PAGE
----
Gilbert Ivy and his wife Jewell are farmers. They seem to be working against the odds, producing no financial surplus. Gilbert has lost hope of ever becoming prosperous, but his wife ... See full summary »
Hank Marshall is a tough, square-jawed, straitlaced Army engineer and nuclear science expert, assigned to help conduct weapons-testing in 1950's America. Hank has become a thorn in the side... See full summary »
Tommy Lee Jones,
John Logan is a poor little rich boy. He learns to love from three nubile L.A. newcomers that will do anything to be introduced into the sizzling nightlife of the City of Angels. Portraying... See full summary »
Everyone has a talent, and dreams do come true. Stacy Lancaster has an incredible knack for Blackjack. Once she joins up with daring Will Bonner the two young gamblers are on a non-stop ... See full summary »
J. P. Tannen takes his three children for a vacation cruise. They usually live with their mother and step-father, but now J. P. feels capable of taking them. Emotional tragedy strikes, ... See full summary »
John Barry, the film's composer, also wrote a song based on the main theme, entitled "Close Your Eyes", specifically for the movie. Although a demo exists with Barry accompanying Sarah Brightman on piano, the song failed to make the final cut. See more »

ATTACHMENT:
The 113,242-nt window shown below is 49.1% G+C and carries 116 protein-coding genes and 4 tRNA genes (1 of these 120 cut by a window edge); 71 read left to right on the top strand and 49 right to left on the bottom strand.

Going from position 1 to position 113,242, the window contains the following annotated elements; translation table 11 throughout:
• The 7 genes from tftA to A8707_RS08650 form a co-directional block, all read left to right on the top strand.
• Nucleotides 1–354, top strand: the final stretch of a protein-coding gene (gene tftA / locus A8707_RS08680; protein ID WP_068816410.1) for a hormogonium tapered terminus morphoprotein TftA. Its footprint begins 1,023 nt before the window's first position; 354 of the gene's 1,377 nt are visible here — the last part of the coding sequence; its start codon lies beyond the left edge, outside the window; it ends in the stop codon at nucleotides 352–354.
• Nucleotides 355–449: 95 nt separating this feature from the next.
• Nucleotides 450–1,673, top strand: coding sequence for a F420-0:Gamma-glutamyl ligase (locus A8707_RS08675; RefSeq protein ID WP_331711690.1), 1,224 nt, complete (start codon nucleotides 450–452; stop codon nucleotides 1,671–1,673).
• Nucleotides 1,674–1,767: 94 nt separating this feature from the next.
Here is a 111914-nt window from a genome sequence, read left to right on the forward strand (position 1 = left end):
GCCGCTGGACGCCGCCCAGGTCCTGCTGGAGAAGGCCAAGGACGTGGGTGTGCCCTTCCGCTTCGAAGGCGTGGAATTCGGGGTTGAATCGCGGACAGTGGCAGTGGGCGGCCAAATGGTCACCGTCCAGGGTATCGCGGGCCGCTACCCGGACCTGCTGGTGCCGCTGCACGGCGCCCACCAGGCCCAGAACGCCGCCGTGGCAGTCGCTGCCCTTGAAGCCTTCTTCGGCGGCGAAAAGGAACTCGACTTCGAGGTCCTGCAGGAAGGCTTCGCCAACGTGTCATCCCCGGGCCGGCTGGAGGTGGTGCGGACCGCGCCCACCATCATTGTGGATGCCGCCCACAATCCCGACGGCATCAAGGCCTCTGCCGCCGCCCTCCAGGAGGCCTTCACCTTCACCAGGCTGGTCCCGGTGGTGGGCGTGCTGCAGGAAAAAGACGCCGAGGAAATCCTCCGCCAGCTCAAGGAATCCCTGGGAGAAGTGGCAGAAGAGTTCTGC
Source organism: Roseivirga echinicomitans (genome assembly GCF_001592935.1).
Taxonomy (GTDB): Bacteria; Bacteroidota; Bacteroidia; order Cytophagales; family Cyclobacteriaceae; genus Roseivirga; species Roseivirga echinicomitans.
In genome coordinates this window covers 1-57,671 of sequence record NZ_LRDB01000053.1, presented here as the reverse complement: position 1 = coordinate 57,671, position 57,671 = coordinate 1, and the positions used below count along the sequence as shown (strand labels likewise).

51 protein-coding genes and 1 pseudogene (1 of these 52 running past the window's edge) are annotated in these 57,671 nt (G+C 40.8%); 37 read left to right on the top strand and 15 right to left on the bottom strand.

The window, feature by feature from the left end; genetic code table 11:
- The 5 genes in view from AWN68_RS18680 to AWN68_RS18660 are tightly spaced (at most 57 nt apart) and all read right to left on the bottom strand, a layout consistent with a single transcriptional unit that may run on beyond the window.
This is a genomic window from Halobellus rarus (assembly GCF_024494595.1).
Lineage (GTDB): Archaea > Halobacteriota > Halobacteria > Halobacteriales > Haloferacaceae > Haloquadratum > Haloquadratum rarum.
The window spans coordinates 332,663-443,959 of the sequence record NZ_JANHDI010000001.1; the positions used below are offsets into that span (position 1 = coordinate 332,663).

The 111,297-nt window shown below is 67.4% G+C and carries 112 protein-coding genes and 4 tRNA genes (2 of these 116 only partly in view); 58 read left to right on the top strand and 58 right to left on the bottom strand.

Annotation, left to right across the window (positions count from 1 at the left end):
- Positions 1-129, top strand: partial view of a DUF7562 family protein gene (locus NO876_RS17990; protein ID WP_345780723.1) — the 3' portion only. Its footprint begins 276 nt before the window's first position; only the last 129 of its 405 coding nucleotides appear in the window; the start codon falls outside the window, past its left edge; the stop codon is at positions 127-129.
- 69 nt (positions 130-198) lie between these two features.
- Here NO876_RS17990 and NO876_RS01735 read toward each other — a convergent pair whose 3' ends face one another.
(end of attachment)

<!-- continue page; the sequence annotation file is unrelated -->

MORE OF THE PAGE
A shot of the outside of a New York building shows many modern window air-conditioners, although this was supposed to be the 1930s or 1940s. See more »
When you see a glamorous movie star on the silver screen, you immediately picture them having a glamorous life with no flaws or problems whatsoever. The film "Frances" proves that that is definitely not true.
Jessica Lange is excellent as Frances Farmer, the movie star from the 1930s who constantly wants to live life her own way. She becomes a big star until all the weight of being a star (publicity, bossy agents, the media) falls down hard on her, causing her to have a nervous breakdown. Eventually, she is wrongfully declared criminally insane and thrown into a mental institution.
The movie is glitzy and glamourous at one point, and turns disturbing and realistically gritty at the next. Lange gives her best performance here, which was nominated for an Oscar. In the end we realize that she wasn't crazy, she was just trying to be herself. It makes the viewer sympathize with movie stars, for the stuff they have to be put through. A fascinating movie.
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